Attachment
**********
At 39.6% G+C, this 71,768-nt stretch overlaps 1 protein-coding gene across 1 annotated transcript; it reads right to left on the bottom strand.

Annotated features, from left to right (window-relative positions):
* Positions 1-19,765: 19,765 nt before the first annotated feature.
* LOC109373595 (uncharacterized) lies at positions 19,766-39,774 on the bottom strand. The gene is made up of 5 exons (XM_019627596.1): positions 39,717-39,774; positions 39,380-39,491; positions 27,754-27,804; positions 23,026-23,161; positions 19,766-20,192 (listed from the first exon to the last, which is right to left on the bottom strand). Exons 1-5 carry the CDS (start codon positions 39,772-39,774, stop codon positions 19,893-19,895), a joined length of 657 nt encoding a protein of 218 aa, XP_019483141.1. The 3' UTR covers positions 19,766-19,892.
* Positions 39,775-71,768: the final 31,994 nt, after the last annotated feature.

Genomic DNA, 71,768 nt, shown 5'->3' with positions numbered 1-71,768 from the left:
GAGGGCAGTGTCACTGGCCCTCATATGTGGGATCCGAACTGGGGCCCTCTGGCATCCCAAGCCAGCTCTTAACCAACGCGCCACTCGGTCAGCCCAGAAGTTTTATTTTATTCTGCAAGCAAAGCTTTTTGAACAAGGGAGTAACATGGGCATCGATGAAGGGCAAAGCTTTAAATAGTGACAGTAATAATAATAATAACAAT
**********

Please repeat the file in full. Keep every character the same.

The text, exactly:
At 39.6% G+C, this 71,768-nt stretch overlaps 1 protein-coding gene across 1 annotated transcript; it reads right to left on the bottom strand.

Annotated features, from left to right (window-relative positions):
* Positions 1-19,765: 19,765 nt before the first annotated feature.
* LOC109373595 (uncharacterized) lies at positions 19,766-39,774 on the bottom strand. The gene is made up of 5 exons (XM_019627596.1): positions 39,717-39,774; positions 39,380-39,491; positions 27,754-27,804; positions 23,026-23,161; positions 19,766-20,192 (listed from the first exon to the last, which is right to left on the bottom strand). Exons 1-5 carry the CDS (start codon positions 39,772-39,774, stop codon positions 19,893-19,895), a joined length of 657 nt encoding a protein of 218 aa, XP_019483141.1. The 3' UTR covers positions 19,766-19,892.
* Positions 39,775-71,768: the final 31,994 nt, after the last annotated feature.

Genomic DNA, 71,768 nt, shown 5'->3' with positions numbered 1-71,768 from the left:
GAGGGCAGTGTCACTGGCCCTCATATGTGGGATCCGAACTGGGGCCCTCTGGCATCCCAAGCCAGCTCTTAACCAACGCGCCACTCGGTCAGCCCAGAAGTTTTATTTTATTCTGCAAGCAAAGCTTTTTGAACAAGGGAGTAACATGGGCATCGATGAAGGGCAAAGCTTTAAATAGTGACAGTAATAATAATAATAACAAT